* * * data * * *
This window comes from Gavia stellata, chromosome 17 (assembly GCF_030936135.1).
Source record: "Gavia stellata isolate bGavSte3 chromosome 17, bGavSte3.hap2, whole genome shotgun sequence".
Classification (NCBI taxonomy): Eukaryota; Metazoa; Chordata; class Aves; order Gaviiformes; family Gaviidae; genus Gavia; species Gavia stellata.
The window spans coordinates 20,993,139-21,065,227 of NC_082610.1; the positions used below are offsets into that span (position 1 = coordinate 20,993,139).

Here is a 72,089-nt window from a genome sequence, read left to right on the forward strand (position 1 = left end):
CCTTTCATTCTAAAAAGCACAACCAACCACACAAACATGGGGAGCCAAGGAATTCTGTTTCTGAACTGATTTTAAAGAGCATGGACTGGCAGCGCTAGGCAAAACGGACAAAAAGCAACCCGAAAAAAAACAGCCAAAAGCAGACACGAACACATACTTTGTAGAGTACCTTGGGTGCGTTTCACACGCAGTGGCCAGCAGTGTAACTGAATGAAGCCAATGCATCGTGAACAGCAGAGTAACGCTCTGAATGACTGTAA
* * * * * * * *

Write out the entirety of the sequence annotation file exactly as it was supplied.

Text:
This window comes from Gavia stellata, chromosome 17 (assembly GCF_030936135.1).
Source record: "Gavia stellata isolate bGavSte3 chromosome 17, bGavSte3.hap2, whole genome shotgun sequence".
Classification (NCBI taxonomy): Eukaryota; Metazoa; Chordata; class Aves; order Gaviiformes; family Gaviidae; genus Gavia; species Gavia stellata.
The window spans coordinates 20,993,139-21,065,227 of NC_082610.1; the positions used below are offsets into that span (position 1 = coordinate 20,993,139).

Here is a 72,089-nt window from a genome sequence, read left to right on the forward strand (position 1 = left end):
CCTTTCATTCTAAAAAGCACAACCAACCACACAAACATGGGGAGCCAAGGAATTCTGTTTCTGAACTGATTTTAAAGAGCATGGACTGGCAGCGCTAGGCAAAACGGACAAAAAGCAACCCGAAAAAAAACAGCCAAAAGCAGACACGAACACATACTTTGTAGAGTACCTTGGGTGCGTTTCACACGCAGTGGCCAGCAGTGTAACTGAATGAAGCCAATGCATCGTGAACAGCAGAGTAACGCTCTGAATGACTGTAA